Directed by music video filmmaker Melina Matsoukas in her feature film debut and written by Lena Waithe best known for her work on the Netflix comedy series Master of None, Queen & Slim is a provocative and wholly unique drama about a very specific African American experience revolving around a couple on a first date who end up on the run from the law. The movie is remarkable for its terrific acting performances and nuanced script that begins with the accidental shooting death of a police officer who quickly escalates a unjust traffic stop of the black couple who we only know as Queen, played by British newcomer Jodie Turner-Smith, and Slim, played by Oscar nominee Daniel Kaluuya. Facing an uncertain future at the hands of authorities, the two decide to leave the scene on a dark and cold Ohio night and go on a Bonnie and Clyde-esque road trip to evade authorities. They first meet up with Queen’s Uncle Earl, played by Bokeem Woodbine, who lives in New Orleans as a pimp and is willing to help Queen as a favor. Throughout the movie, the fraught racial intersections of white and black America come to the fore with the two largely recognized as symbols of racial injustice from the perspective of the African American community while the majority of white police forces see them as a deadly criminal threat. The filmmaker does an excellent job of keeping the audience engaged in an otherwise incisive social commentary by focusing on the gradual development of a romantic relationship between very different individuals stuck in the same situation: Queen who is a criminal defense attorney and Slim who is a devout Christian. Their journey to freedom is also captivating as a road trip movie in which the audience gets to meet a wide range of interesting characters who have different motivations for helping the duo, including a white couple who are played by Chloë Sevigny and the musician Flea. Rather unexpectedly, they also run into people who would otherwise be against them as so-called cop killers, as well as black Americans who sympathize with their complicated situation that has race at the heart of the issue. Overall, I found it to be a beautifully-crafted film that tells a poignant story of a budding romance between a pair of individuals deeply affected by a system of racial inequality; it is a story of love and a nuanced journey through the soul of black America, all put into motion by a very violent and complicated beginning.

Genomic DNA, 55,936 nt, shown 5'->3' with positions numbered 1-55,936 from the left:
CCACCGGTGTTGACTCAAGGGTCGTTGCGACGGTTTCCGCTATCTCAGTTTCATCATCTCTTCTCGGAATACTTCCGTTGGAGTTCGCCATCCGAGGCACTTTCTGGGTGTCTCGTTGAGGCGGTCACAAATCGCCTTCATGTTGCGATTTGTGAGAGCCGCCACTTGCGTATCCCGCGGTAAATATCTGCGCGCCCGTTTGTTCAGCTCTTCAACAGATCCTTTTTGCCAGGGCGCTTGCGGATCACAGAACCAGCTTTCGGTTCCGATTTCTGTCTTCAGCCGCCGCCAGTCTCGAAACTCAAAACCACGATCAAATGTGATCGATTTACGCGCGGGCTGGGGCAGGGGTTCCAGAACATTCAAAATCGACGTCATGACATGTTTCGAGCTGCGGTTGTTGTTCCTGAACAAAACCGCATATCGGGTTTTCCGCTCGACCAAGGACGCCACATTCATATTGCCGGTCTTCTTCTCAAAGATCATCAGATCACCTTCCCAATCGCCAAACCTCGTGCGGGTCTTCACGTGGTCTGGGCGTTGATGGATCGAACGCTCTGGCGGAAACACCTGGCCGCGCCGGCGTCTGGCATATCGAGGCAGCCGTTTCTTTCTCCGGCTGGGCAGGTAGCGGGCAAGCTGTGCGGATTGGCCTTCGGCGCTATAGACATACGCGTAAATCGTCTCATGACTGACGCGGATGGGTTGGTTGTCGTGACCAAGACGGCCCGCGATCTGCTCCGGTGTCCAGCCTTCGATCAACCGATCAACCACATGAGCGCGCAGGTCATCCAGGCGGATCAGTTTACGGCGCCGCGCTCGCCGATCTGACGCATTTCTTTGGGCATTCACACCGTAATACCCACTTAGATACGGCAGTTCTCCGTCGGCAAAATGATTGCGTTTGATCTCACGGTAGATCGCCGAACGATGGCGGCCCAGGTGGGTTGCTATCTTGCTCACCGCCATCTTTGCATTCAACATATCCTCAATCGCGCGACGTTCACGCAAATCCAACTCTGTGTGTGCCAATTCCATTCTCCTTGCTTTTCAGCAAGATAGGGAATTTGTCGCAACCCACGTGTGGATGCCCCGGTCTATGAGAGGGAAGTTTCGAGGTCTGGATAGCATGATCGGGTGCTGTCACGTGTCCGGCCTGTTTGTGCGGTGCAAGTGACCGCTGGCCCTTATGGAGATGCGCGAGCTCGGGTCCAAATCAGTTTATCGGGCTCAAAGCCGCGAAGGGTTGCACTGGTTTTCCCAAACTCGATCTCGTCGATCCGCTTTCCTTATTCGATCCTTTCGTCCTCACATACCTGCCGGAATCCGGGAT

Directed by critically acclaimed independent filmmaker Todd Haynes best known for 2002’s Far from Heaven and 2015’s Carol, Dark Waters is a riveting legal thriller about one corporate defense attorney switching sides to pursue justice by fighting the large chemical company DuPont that has been poisoning a West Virginia community. The movie, which is based on a true story, is especially powerful as a result of its terrific acting and thoughtful chronicle of a more than 20-year legal battle that is still ongoing. The film begins in 1998 when we first meet attorney Robert Bilott, played by Mark Ruffalo, as a rising star at his large Cincinnati-based law firm working as an environmental lawyer defending corporations. However, his life and work are turned upside down when West Virginia farmer Wilbur Tennant, played by Bill Camp, asks for help after he discovers widespread poisoning of his cattle that he suspects is the result of a nearby DuPont chemical plant dumping toxic waste. At the hesitancy of his law firm and boss Tom Terp, played by Tim Robbins, because they defend corporations like DuPont, Bilott begins a decades-long legal crusade against DuPont after his in-depth investigation reveals that they have been using the toxic chemical PFOA in the production of Teflon without ever disclosing it to the public and environmental government agencies. Fighting such a dominant and powerful group as DuPont takes a heavy personal toll on the soft-spoken and mild-mannered Bilott whose wife Sarah, played by Anne Hathaway, feels that the case is taking over his life and preventing him to spend time with his young family. Despite all of these struggles, he continues and eventually starts a class action lawsuit comprised of the public living around Parkersburg, West Virginia who are being subjected to the chemical in their drinking water. At the same time, his legal team expands and later includes a local West Virginia attorney who is played by Bill Pullman. Mark Ruffalo does a remarkable job of displaying the sheer tenacity of the real life hero Bilott who pursues justice at all costs as long as it will take until he feels DuPont cleans up their act and gets rid of PFOA. Overall, I found it to be a truly powerful film that tells a horrific true story of a corporation disregarding the public in favor of profits and how a otherwise normal lawyer decides to do the right thing and stands up to such a Goliath of industry. It is especially intriguing that a director such as Todd Haynes who is best known for intimate artsy independent films felt so strongly about telling the story that he would decide to direct a movie largely outside of his scope.